In my last post, “Identifying Your ‘Mouths’”, I outlined the importance of knowing who’s most likely to tell others about your business.
Word-of-Mouth (“WoM”) happens when these people — consumers, business owners, and other local leaders — put their reputation on the line and tell others about you and your business.
So how do you motivate them to do that?
Start by building strong relationships
WoM is built on a foundation of strong relationships. Think quality first, not just quantity. People aren’t going to talk about you if they don’t know you well.
Remember, by recommending you they are putting their reputation on the line. So they need to trust you first. Investing in that relationship will pay off in spades.
As Viktor Nagornny, owner of Project Army in Brooklyn, NY, explains, “We encourage all our clients to sign up for our monthly services. This relationship keeps growing and they are eager to share their success with others and refer others to us. It is safe for them to do so because we have an active relationship with them, they are not afraid to refer people to us. They want to get credit (look good) for recommending us to their friends or even their clients when we do a good job for them. That’s a big reason why I’m in the process of phasing out any a la carte work for “strangers”. We focus on nurturing and building relationships. I stopped chasing transactions and it’s been wonderful.”
Lynn Magnan, a business consultant in Concord, North Carolina, also offers some great advice. “Build relationships with people you currently conduct business with. It’s a simple philosophy often missed in today’s business world. Also, nurture those relationships: Pick up the phone and call them, send birthday and thank you cards. Little actions go a long way.”
Next, give your fans words worth sharing
Once you have strong relationships, it’s your job to make it as easy as possible for your network to share information (Words) about yourself, your business, your expertise, and the experiences you’re providing. So you need to regularly share what you’re doing with others.
What should you share? Start by thinking about what you yourself like to share for the businesses you support. I personally share information and ideas that make me look smart and informed.
A favorite ‘Word’ that I like to share is when my wine store guy tips me off to a great wine my friends don’t know about, and when he shares his knowledge about the wine maker or their vineyard it’s even more likely I will talk about it with others. It’s one thing to walk into a get-together with a bottle of wine, and something totally different to do so with a story that goes with the bottle.
Nurturing customer mouths
Email marketing is the most cost-effective way to nurture your customer relationships on an ongoing basis. By using a great provider like Constant Contact you’ll be set up for email marketing success.
Useful content that shares your expertise with your customers has the greatest engagement and word-of-mouth impact. What Words can you share with your customers that will have them talking about you on Friday night when they are out with their friends?
And always remember to reward your customers who refer business to you to keep the relationship strong.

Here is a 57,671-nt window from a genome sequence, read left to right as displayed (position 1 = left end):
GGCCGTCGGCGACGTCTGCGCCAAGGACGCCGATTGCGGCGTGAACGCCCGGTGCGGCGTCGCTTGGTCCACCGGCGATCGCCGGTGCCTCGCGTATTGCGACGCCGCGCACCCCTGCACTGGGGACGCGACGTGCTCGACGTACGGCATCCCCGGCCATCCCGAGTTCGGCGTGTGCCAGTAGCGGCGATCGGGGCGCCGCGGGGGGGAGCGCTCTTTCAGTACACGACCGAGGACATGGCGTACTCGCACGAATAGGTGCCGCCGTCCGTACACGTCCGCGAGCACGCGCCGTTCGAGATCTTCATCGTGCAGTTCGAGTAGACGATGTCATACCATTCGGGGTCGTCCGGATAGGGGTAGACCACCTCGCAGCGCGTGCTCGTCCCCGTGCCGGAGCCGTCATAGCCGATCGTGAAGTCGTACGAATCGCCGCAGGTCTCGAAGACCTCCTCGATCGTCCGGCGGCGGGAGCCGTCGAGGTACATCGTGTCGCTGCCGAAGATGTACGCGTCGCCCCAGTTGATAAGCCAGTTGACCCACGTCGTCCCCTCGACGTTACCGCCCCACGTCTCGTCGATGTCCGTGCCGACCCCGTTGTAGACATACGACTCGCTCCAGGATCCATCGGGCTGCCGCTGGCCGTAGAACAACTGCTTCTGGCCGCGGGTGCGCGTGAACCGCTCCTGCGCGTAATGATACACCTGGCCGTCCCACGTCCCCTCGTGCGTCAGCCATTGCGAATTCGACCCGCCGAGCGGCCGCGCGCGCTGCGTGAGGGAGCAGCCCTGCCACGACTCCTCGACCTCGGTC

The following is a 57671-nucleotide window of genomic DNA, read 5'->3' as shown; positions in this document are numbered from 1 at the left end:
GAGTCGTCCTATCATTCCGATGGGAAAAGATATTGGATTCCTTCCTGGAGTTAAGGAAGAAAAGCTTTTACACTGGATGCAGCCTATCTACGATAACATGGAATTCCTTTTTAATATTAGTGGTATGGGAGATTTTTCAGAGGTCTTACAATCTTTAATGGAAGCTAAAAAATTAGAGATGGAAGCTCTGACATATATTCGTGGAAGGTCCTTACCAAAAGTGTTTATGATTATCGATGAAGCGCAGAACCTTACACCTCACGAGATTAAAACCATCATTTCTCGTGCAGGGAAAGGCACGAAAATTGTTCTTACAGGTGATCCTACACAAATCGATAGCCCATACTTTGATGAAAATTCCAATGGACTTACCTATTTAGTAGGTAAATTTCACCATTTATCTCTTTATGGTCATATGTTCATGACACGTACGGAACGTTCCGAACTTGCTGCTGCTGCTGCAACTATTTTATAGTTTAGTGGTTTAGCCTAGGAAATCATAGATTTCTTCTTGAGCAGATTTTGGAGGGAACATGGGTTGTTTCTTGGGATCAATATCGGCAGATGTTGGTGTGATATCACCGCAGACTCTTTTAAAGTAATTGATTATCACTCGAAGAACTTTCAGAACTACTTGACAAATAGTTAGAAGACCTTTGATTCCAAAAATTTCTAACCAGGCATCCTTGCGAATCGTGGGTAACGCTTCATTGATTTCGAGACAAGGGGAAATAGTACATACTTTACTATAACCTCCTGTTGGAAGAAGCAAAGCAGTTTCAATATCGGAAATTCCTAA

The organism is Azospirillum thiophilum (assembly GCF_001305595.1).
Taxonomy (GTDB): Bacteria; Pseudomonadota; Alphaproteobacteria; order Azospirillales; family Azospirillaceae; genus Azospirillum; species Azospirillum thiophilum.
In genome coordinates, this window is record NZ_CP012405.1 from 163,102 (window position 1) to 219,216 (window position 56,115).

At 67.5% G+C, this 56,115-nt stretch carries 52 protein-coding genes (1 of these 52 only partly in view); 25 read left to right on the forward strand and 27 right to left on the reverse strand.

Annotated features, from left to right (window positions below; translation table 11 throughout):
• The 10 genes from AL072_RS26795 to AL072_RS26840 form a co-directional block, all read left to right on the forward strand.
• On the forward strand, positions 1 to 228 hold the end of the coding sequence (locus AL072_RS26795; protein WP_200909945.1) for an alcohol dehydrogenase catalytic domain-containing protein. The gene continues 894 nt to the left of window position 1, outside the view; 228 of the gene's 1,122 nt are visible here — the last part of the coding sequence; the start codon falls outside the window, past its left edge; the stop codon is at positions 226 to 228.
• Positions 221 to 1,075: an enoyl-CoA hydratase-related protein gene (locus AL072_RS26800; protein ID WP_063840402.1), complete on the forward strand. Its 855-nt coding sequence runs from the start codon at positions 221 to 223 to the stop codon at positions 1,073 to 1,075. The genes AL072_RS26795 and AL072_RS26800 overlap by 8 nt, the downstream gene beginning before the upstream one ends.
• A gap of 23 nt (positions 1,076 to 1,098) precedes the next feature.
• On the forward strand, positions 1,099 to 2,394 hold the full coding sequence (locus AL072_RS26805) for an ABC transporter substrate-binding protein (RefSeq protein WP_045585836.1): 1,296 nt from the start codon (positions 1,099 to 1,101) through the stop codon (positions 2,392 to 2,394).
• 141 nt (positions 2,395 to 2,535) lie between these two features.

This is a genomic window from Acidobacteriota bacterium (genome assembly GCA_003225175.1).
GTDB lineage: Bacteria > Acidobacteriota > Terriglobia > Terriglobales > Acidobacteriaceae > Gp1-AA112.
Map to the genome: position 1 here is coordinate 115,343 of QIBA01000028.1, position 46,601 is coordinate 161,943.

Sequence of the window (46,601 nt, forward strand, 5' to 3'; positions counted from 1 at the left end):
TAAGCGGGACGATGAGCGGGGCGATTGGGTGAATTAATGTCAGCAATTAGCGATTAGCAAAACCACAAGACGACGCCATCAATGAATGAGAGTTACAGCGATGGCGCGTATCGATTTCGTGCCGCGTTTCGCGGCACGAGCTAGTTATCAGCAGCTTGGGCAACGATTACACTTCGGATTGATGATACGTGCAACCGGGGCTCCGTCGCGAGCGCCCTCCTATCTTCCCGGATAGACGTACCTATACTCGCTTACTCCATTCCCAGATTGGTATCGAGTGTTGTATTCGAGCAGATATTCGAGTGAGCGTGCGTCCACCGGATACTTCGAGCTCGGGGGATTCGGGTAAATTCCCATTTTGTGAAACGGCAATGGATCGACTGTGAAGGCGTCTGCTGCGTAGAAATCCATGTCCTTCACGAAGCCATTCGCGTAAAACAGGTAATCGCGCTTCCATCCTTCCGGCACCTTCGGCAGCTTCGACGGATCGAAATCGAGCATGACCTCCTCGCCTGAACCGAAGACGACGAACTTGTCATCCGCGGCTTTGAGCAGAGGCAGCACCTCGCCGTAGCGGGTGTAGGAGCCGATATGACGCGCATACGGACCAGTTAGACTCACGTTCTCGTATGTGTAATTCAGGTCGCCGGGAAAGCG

Anita Perry, a yoga instructor in Leominster, Mass., says, “The old saying ‘what comes around goes around’ applies not only in relationships but also in business. I make sure that I show gratitude to my students always but especially when they bring friends to class.”
Nurturing local business mouths
Local business relationships need to be nurtured too. By actively communicating you stay top-of-mind with others.
Others can’t share what they don’t know so be sure to share the Words you want others talking about. Share interesting information about featured products and services you offer, the activities you are doing to promote your business, or insights from your profession.
Locals I recommend
And of course, be equally proactive about sharing the words of other local businesses.
Local business owners carry a lot of clout when it comes to recommending others nearby. You’re part consumer / part business owner, and your customers look to you for advice on other local businesses they should support.
As Lisa Paden, owner of a gift basket company in O’Fallon, Missouri, points out, “Referrals are great for our businesses. Being able to share a referral with another business builds trust and lasting relationships. You can never go wrong with helping someone else. I love having an arsenal of people in different fields to be able to refer to as I’m networking and even with my own clients. In my field of business I pride myself on building lasting relationships with my clients and making sure I can get them what they need.”
Local recommendations made easy!
Recommending other local businesses on Alignable, the small business network, creates a public endorsement that generates word-of-mouth for your business. The more you do it for others the more it will happen for you!
About the author: Eric Groves is the co-founder and CEO of Alignable, the local business network where small businesses and organizations connect and collaborate with others nearby. Eric is a local marketing expert and enthusiast who spent 10 years as an executive at Constant Contact. He authored The Constant Contact Guide to Email Marketing and believes that local businesses are always stronger together.